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  • Middle East
(Giuseppe Cacace / AFP/Getty Images)

Saudi Arabia’s powerful crown prince on Wednesday called the killing of Jamal Khashoggi a “heinous crime that cannot be justified.”

Crown Prince Mohammed bin Salman separately said that the killing of the Washington Post columnist will not “drive a wedge” between the kingdom and Turkey.

His comments came at a major summit known as the Future Investment Initiative, which has been overshadowed by the Oct. 2 killing of Khashoggi. Turkish officials say a 15-man Saudi team killed the writer at the Saudi Consulate in Istanbul. A member of Prince Mohammed’s entourage was allegedly at the consulate at the time.

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Hillary Clinton was campaigning for Democrats in Florida and wasn’t at the family’s suburban New York residence when a suspicious package addressed to her was seized by the Secret Service, a source said Wednesday.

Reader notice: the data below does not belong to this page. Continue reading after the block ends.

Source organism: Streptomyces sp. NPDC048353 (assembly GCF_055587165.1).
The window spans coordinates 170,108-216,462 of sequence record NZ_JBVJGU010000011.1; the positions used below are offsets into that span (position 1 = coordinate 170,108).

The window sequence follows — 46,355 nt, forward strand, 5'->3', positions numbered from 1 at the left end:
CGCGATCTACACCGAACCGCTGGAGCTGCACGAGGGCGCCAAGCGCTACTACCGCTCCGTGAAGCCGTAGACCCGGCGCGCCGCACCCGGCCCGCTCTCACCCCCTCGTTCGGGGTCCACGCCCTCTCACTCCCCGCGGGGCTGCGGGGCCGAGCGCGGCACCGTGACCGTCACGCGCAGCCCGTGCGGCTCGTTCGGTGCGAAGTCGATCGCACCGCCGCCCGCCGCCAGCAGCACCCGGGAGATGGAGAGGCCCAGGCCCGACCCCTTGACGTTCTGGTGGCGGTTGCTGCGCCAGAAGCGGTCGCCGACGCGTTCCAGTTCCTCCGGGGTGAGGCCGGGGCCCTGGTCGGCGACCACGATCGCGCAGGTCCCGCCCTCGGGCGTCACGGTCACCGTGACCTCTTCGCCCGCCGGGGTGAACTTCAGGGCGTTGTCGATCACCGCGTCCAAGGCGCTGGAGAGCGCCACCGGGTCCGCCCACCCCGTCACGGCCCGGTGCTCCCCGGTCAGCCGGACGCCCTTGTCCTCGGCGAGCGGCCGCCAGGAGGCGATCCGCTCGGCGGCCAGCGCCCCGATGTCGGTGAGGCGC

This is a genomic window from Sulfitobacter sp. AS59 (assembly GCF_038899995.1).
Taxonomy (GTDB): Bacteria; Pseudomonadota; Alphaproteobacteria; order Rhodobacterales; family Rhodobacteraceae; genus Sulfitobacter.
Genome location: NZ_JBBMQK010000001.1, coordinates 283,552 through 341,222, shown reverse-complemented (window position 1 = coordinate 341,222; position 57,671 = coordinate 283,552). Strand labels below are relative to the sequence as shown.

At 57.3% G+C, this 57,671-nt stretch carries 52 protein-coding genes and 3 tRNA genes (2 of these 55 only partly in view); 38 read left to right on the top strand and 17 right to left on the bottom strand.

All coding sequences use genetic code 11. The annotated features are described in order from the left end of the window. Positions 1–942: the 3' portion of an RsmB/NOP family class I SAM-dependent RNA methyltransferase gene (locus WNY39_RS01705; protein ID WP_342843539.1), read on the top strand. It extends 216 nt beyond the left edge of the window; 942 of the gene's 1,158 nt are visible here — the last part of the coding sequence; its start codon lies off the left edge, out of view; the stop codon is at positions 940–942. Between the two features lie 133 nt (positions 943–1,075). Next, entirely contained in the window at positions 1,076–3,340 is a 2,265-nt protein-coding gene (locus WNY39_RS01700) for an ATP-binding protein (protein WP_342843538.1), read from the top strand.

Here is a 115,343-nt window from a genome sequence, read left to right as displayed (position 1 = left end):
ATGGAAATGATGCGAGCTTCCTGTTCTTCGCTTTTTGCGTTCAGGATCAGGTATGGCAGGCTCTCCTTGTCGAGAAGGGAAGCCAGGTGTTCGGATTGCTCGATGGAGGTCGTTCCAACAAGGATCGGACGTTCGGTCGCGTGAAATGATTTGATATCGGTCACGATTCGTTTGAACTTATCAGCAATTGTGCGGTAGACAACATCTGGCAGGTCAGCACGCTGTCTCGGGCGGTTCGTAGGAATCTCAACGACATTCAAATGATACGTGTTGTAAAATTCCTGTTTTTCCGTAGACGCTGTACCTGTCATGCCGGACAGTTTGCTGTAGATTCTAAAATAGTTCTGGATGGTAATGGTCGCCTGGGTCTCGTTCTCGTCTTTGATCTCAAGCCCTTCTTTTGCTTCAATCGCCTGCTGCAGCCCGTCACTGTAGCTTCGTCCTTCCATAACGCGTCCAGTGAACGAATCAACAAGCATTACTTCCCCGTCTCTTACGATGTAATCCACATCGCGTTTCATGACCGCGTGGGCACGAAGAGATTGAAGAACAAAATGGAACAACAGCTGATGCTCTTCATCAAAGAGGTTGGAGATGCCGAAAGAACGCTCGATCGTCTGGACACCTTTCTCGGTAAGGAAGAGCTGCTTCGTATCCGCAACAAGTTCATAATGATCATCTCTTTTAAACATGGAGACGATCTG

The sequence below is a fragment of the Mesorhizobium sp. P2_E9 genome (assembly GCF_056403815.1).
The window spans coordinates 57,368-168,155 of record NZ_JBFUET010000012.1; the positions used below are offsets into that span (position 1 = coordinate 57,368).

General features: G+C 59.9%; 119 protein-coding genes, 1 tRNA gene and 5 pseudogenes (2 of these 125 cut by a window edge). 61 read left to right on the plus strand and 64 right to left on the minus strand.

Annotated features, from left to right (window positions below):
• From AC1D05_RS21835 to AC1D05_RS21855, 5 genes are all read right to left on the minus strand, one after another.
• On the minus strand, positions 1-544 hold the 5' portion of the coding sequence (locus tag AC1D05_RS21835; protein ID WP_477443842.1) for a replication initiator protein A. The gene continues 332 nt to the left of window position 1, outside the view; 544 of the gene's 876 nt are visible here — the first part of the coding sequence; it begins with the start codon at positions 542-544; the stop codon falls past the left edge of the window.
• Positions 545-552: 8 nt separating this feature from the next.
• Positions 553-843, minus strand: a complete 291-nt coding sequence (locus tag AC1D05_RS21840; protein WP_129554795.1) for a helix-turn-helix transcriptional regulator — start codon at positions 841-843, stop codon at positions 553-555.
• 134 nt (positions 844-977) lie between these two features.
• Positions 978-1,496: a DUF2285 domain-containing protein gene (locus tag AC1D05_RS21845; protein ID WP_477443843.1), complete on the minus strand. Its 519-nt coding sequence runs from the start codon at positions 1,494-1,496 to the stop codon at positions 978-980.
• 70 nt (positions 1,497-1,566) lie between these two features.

Former President Clinton was at the family's Chappaqua, N.Y., home when the package was intercepted at a Westchester County, N.Y., facility. That’s according to a person familiar with his schedule who spoke on condition of anonymity and wasn’t authorized to speak publicly.

The person said the device was screened at the Westchester facility and never reached the Clintons’ home.

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The Time Warner Center in Manhattan.
The Time Warner Center in Manhattan. (Mary Altaffer / Associated Press)

CNN says its offices in Manhattan have been evacuated because of a suspicious package.